Aerosol spray cans are an invaluable tool in just about any workshop. Touch-up, clean-up, maintenance, insulation, and many other applications are made quicker and easier with these handheld, self-dispensing systems. However, the convenience and portability of aerosol spray cans can lead to negligent handling, creating a dangerous workspace environment. Fortunately, the Occupational Safety and Health Administration (OSHA) has outlined exactly how aerosols should be identified and stored to keep your workers and facilities safe.
Aerosol spray cans work by using compressed gas as a propellant; therefore, they need to be protected from potential punctures and high temperatures – especially if they contain a flammable component. According to OSHA (Standard 1910.106), aerosols are considered flammable if they contain one of the following:
- Flammable Liquid – a liquid having a flashpoint* of not more than 199.4°F
- Flammable Gas – a gas having a flammable range with air at 68 °F and a standard pressure of 14.7 psi.
- Flammable Solid – a solid which is a readily combustible solid, or which may cause or contribute to fire through friction.
* Flash point means the minimum temperature at which a liquid gives off vapor in sufficient concentration to form an ignitable mixture with air near the surface of the liquid.
Once an aerosol is identified as a flammable liquid, it is then divided into one of four categories:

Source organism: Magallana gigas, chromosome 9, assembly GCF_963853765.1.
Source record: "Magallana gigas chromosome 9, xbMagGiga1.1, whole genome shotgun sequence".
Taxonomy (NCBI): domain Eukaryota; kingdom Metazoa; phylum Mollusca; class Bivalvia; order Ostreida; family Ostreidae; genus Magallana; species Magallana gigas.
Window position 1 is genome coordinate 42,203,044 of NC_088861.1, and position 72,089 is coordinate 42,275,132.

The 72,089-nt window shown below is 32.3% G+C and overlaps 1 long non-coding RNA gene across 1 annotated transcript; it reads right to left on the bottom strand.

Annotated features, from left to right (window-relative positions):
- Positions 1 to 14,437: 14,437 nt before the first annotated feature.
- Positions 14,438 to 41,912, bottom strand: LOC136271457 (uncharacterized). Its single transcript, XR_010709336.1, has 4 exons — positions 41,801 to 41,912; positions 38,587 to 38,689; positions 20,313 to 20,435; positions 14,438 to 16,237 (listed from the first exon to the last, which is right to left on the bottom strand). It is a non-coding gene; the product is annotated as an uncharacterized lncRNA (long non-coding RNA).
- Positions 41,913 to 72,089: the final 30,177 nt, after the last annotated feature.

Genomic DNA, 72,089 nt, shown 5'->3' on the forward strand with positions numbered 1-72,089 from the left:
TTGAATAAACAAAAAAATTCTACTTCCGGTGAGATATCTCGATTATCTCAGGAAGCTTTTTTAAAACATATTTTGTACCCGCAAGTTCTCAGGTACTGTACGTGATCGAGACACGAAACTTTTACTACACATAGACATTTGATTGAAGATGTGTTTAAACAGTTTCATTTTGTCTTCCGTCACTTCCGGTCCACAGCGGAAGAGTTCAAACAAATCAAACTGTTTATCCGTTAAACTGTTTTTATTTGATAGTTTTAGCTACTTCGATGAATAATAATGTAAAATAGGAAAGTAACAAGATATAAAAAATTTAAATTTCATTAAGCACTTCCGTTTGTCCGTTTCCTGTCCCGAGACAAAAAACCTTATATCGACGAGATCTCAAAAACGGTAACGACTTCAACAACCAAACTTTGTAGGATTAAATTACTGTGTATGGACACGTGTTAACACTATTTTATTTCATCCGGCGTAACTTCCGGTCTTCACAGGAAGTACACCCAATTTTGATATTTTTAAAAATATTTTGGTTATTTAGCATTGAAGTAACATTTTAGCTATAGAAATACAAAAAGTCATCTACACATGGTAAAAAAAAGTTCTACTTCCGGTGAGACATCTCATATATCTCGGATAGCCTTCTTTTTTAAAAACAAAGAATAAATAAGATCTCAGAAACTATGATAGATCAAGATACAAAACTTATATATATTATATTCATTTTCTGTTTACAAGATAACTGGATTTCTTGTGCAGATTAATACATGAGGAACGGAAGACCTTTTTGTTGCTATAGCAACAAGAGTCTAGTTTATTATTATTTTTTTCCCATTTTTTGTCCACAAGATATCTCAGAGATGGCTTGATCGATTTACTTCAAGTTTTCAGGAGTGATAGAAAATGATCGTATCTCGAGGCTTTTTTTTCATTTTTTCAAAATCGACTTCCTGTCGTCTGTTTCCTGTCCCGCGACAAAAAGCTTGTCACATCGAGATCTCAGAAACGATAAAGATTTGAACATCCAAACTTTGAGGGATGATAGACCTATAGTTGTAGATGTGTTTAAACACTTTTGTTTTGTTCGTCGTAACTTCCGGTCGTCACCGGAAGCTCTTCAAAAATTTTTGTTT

- Category 1 shall include liquids having flashpoints below 73.4°F and having a boiling point at or below 95°F.
- Category 2 shall include liquids having flashpoints below 73.4°F and having a boiling point above 95°F.
- Category 3 shall include liquids having flashpoints at or above 73.4°F and at or below 140°F. When a Category 3 liquid with a flashpoint at or above 100°F is heated for use to within 30°F of its flashpoint, it shall be handled in accordance with the requirements for a Category 3 liquid with a flashpoint below 100°F.
- Category 4 shall include liquids having flashpoints above 140°F and at or below 199.4°F. When a Category 4 flammable liquid is heated for use to within 30°F of its flashpoint, it shall be handled in accordance with the requirements for a Category 3 liquid with a flashpoint at or above 100°F. When liquid with a flashpoint greater than 199.4°F is heated for use to within 30 °F of its flashpoint, it shall be handled in accordance with the requirements for a Category 4 flammable liquid.
For a facility to be OSHA compliant, flammable aerosols must be stored in a cabinet that meets specific design, construction, and capacity requirements:
- Category 1, 2, or 3 flammable liquids cannot exceed 60 gallons in a storage cabinet. Category 4 flammable liquids cannot exceed 120 gallons in a storage cabinet.
- The internal temperature cannot exceed 325°F when subjected to a standardized 10-minute fire test.
- Storage cabinets must be conspicuously labeled, “Flammable – Keep Fire Away.”
- The top, bottom, door, and sides of a metal storage cabinet must be at least No. 18 gauge sheet metal.
- Storage cabinet must be double-walled with 1½-inch air space.
- The door must have a three-point lock.
- The door sill must be raised at least 2 inches above the bottom of the cabinet.
- The joints must be riveted, welded, or made tight by some equally effective means.
If you are looking for a cabinet that meets these stringent requirements, look no further than Strong Hold’s line of safety and hazardous storage cabinets. These storage cabinets have a solid, strong, and dependable design built for industrial storage. Cabinets can also be customized with different storage options such as pigeon-hole dividers and shelves to meet your precise needs.